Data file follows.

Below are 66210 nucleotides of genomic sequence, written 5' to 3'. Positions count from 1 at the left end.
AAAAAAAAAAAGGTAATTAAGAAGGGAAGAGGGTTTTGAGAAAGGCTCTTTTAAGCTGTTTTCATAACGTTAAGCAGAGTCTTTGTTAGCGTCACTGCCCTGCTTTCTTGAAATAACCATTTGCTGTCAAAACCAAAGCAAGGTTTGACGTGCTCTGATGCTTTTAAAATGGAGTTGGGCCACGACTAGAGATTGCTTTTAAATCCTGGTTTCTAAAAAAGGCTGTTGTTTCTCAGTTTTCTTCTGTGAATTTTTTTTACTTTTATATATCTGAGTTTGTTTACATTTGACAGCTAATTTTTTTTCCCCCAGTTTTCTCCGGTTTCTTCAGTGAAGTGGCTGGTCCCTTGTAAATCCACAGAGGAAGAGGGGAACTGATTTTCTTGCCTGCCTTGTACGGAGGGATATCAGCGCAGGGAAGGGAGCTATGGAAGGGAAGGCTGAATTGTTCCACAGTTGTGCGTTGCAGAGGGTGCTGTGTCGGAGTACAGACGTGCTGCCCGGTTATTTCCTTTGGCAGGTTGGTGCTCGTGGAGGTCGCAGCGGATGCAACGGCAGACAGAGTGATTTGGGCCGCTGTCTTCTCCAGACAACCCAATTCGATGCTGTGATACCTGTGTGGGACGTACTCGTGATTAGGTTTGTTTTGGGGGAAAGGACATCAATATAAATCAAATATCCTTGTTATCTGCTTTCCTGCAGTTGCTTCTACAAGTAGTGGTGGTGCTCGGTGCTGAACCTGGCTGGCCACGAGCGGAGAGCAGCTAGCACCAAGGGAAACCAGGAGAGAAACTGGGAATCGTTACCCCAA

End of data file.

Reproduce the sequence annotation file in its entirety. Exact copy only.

Below are 66210 nucleotides of genomic sequence, written 5' to 3'. Positions count from 1 at the left end.
AAAAAAAAAAAGGTAATTAAGAAGGGAAGAGGGTTTTGAGAAAGGCTCTTTTAAGCTGTTTTCATAACGTTAAGCAGAGTCTTTGTTAGCGTCACTGCCCTGCTTTCTTGAAATAACCATTTGCTGTCAAAACCAAAGCAAGGTTTGACGTGCTCTGATGCTTTTAAAATGGAGTTGGGCCACGACTAGAGATTGCTTTTAAATCCTGGTTTCTAAAAAAGGCTGTTGTTTCTCAGTTTTCTTCTGTGAATTTTTTTTACTTTTATATATCTGAGTTTGTTTACATTTGACAGCTAATTTTTTTTCCCCCAGTTTTCTCCGGTTTCTTCAGTGAAGTGGCTGGTCCCTTGTAAATCCACAGAGGAAGAGGGGAACTGATTTTCTTGCCTGCCTTGTACGGAGGGATATCAGCGCAGGGAAGGGAGCTATGGAAGGGAAGGCTGAATTGTTCCACAGTTGTGCGTTGCAGAGGGTGCTGTGTCGGAGTACAGACGTGCTGCCCGGTTATTTCCTTTGGCAGGTTGGTGCTCGTGGAGGTCGCAGCGGATGCAACGGCAGACAGAGTGATTTGGGCCGCTGTCTTCTCCAGACAACCCAATTCGATGCTGTGATACCTGTGTGGGACGTACTCGTGATTAGGTTTGTTTTGGGGGAAAGGACATCAATATAAATCAAATATCCTTGTTATCTGCTTTCCTGCAGTTGCTTCTACAAGTAGTGGTGGTGCTCGGTGCTGAACCTGGCTGGCCACGAGCGGAGAGCAGCTAGCACCAAGGGAAACCAGGAGAGAAACTGGGAATCGTTACCCCAA